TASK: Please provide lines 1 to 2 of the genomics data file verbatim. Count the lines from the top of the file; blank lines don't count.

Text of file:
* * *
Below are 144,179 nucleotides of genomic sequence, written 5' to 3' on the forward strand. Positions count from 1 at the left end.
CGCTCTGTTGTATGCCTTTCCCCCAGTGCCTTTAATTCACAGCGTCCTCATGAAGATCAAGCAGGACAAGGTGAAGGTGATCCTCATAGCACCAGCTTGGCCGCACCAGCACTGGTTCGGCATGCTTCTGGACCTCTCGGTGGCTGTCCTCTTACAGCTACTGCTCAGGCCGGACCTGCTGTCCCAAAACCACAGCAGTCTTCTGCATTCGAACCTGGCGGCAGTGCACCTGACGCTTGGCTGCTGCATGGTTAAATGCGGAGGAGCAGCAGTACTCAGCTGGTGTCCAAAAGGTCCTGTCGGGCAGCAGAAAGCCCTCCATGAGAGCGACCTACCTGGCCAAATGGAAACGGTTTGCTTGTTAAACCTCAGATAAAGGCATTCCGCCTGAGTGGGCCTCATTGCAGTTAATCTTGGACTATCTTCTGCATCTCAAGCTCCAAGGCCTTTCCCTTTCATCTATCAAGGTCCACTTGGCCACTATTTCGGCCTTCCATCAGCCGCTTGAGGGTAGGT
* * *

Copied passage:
Below are 144,179 nucleotides of genomic sequence, written 5' to 3' on the forward strand. Positions count from 1 at the left end.
CGCTCTGTTGTATGCCTTTCCCCCAGTGCCTTTAATTCACAGCGTCCTCATGAAGATCAAGCAGGACAAGGTGAAGGTGATCCTCATAGCACCAGCTTGGCCGCACCAGCACTGGTTCGGCATGCTTCTGGACCTCTCGGTGGCTGTCCTCTTACAGCTACTGCTCAGGCCGGACCTGCTGTCCCAAAACCACAGCAGTCTTCTGCATTCGAACCTGGCGGCAGTGCACCTGACGCTTGGCTGCTGCATGGTTAAATGCGGAGGAGCAGCAGTACTCAGCTGGTGTCCAAAAGGTCCTGTCGGGCAGCAGAAAGCCCTCCATGAGAGCGACCTACCTGGCCAAATGGAAACGGTTTGCTTGTTAAACCTCAGATAAAGGCATTCCGCCTGAGTGGGCCTCATTGCAGTTAATCTTGGACTATCTTCTGCATCTCAAGCTCCAAGGCCTTTCCCTTTCATCTATCAAGGTCCACTTGGCCACTATTTCGGCCTTCCATCAGCCGCTTGAGGGTAGGT